While the risk of contracting COVID-19 in Wendell remains low, it is spreading and influenza is out there as well. One way viruses are spread is by touching things that are contaminated by the cough or sneeze of a person who is sick and then touching your face. We all have the responsibility to ourselves and each other to minimize this spread, especially by washing our hands frequently. Here is the best way to do it:
- Wet your hands with warm water first. Soap disperses better on wet hands. Use soap; regular soap is fine.
- Lather up, wash thoroughly: tops and palms of hands, between fingers, under fingernails, and around wrists.
- Wash for 20-30 seconds. This is about the time it takes to sing “Happy Birthday” twice. Wash your hands often, especially after town trips, using the bathroom, blowing your nose, and before working with food.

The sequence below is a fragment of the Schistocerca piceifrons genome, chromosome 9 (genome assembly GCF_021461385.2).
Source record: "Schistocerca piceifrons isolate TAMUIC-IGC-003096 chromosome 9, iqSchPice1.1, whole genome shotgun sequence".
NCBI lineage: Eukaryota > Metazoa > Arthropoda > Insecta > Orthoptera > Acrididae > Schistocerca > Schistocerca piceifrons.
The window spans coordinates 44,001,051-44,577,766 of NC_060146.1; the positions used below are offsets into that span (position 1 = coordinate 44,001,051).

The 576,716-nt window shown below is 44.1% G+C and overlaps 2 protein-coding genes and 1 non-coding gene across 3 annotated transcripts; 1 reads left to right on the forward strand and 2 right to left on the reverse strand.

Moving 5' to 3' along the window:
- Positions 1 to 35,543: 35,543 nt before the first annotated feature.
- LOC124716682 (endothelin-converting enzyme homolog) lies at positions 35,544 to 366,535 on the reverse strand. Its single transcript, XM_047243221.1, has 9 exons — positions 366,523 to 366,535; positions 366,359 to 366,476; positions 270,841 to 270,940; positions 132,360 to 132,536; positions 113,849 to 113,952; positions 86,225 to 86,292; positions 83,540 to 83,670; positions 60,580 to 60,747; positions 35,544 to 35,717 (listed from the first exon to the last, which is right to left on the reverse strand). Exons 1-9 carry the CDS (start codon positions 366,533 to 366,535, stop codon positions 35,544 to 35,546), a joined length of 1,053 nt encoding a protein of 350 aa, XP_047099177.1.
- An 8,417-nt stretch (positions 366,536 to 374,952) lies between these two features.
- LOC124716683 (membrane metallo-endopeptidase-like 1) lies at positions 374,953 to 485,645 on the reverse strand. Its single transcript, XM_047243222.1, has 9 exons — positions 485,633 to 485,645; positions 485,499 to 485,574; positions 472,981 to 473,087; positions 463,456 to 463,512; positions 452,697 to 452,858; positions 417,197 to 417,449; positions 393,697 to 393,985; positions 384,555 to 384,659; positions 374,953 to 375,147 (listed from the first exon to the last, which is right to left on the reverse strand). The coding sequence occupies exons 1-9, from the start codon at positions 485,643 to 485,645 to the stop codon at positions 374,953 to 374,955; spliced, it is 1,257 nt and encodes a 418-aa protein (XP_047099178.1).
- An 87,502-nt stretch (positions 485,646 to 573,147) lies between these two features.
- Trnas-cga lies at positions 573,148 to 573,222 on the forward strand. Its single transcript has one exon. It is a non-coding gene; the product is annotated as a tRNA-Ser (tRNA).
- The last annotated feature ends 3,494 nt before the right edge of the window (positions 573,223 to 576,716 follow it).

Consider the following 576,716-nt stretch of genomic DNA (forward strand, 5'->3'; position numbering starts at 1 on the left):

- Rinse well. You want all the bad germs to go down the drain. Dry on a clean towel.
- When soap is not available, use a hand sanitizer that has at least 60% alcohol. Cover all the areas mentioned above. Do not dry hands after applying.
Although children seem less prone to COVID-19, they can still transmit it on their hands. Assure that children know how to wash. For a fun way to help your children practice good hand washing, try this activity: Use mineral, olive, or vegetable oil to coat all over their hands. Then sprinkle the hands with cinnamon and spread it around so it gets into the nooks and crannies. Then, using the directions above, have the kids wash their hands until no cinnamon can be seen. It’s a bit messy, but provides great visual and physical feedback for experiencing what good hand washing looks and feels like. Adults can try it, too! (Thank you, Nancy Aldrich, for this idea.)
Other suggestions: Being proactive and prepared is the best way to avoid infection and feel safe. Avoid public gatherings, stock up on food and medicines, use tissues when touching door knobs and such in public places. Clean public surfaces with disinfectant spray. Also disinfect your cell phones. Avoid shaking hands, hugging and “fist bumps;” elbow bump instead.
Wendell Board of Health:
Barbara Craddock, Chair
Wibby Swedberg, Health Agent